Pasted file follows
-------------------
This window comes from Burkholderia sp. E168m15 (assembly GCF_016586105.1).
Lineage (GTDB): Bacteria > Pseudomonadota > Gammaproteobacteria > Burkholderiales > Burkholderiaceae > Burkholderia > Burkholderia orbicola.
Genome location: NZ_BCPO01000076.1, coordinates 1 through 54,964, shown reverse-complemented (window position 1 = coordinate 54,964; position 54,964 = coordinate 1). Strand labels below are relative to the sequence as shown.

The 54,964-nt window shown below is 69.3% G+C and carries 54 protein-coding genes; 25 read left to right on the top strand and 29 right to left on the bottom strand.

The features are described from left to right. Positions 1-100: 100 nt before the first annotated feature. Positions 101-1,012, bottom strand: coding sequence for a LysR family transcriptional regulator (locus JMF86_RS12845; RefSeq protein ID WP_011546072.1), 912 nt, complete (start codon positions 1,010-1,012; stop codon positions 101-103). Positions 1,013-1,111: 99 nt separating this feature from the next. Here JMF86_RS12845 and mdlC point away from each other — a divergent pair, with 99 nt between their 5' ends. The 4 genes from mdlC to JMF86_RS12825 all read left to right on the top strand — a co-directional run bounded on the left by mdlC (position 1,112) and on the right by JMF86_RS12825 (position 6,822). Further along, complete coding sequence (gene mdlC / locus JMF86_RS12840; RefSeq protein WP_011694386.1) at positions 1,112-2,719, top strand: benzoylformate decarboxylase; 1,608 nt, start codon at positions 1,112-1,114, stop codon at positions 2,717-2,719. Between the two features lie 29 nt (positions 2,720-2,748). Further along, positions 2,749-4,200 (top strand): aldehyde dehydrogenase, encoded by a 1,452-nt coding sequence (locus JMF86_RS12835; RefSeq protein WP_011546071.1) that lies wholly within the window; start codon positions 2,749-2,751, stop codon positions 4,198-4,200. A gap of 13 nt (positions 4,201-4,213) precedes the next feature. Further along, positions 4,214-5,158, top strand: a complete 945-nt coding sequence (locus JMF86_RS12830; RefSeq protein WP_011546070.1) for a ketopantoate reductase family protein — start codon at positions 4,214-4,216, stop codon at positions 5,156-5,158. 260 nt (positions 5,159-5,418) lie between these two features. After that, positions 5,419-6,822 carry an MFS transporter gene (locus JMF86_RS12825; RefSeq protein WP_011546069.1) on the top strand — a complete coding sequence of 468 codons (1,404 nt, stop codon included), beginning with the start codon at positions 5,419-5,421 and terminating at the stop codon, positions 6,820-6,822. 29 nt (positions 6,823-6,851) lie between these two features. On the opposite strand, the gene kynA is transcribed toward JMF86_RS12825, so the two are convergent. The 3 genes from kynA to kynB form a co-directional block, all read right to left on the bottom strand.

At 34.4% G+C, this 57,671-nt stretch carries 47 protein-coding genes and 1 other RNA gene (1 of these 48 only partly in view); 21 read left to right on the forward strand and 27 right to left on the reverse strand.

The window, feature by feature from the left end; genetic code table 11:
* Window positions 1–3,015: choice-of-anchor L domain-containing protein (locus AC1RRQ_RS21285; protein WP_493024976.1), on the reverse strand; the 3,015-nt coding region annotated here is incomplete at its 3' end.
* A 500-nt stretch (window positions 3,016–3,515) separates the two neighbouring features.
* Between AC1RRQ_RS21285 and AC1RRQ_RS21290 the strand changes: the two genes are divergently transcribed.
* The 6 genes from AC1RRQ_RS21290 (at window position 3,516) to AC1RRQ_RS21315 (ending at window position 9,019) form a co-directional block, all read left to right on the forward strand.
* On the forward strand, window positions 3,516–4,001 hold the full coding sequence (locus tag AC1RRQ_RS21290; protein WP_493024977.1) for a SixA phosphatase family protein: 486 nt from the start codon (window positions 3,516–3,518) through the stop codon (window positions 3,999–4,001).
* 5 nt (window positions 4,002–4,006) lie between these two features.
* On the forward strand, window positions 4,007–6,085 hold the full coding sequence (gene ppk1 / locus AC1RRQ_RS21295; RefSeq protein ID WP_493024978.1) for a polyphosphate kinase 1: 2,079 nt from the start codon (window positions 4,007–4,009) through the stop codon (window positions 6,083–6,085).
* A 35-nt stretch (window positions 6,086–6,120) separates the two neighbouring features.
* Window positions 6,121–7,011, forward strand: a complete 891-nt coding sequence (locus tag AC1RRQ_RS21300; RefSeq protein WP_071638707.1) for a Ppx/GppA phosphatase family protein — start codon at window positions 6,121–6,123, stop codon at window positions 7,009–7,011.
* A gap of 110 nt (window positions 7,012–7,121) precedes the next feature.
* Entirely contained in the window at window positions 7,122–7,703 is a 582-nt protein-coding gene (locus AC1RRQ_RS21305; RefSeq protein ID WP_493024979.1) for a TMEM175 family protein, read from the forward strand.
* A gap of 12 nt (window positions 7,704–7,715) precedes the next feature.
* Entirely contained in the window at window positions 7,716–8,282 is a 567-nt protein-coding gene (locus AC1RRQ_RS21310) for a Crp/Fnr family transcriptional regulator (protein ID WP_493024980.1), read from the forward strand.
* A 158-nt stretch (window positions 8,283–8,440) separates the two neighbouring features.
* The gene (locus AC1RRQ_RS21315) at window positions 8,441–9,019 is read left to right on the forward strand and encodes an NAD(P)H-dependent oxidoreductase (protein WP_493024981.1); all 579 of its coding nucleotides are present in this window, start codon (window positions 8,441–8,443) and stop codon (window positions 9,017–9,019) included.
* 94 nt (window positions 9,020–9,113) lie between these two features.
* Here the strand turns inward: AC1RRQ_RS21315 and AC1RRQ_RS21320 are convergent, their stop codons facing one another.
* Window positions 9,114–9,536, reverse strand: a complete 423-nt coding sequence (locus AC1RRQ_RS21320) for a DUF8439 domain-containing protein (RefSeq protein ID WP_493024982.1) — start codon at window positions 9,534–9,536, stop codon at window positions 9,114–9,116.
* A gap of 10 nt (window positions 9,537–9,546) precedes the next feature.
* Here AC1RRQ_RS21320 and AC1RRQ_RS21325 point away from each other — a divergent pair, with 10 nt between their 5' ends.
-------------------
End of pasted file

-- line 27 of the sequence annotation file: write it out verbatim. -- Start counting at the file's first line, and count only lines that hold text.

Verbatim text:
* Here AC1RRQ_RS21320 and AC1RRQ_RS21325 point away from each other — a divergent pair, with 10 nt between their 5' ends.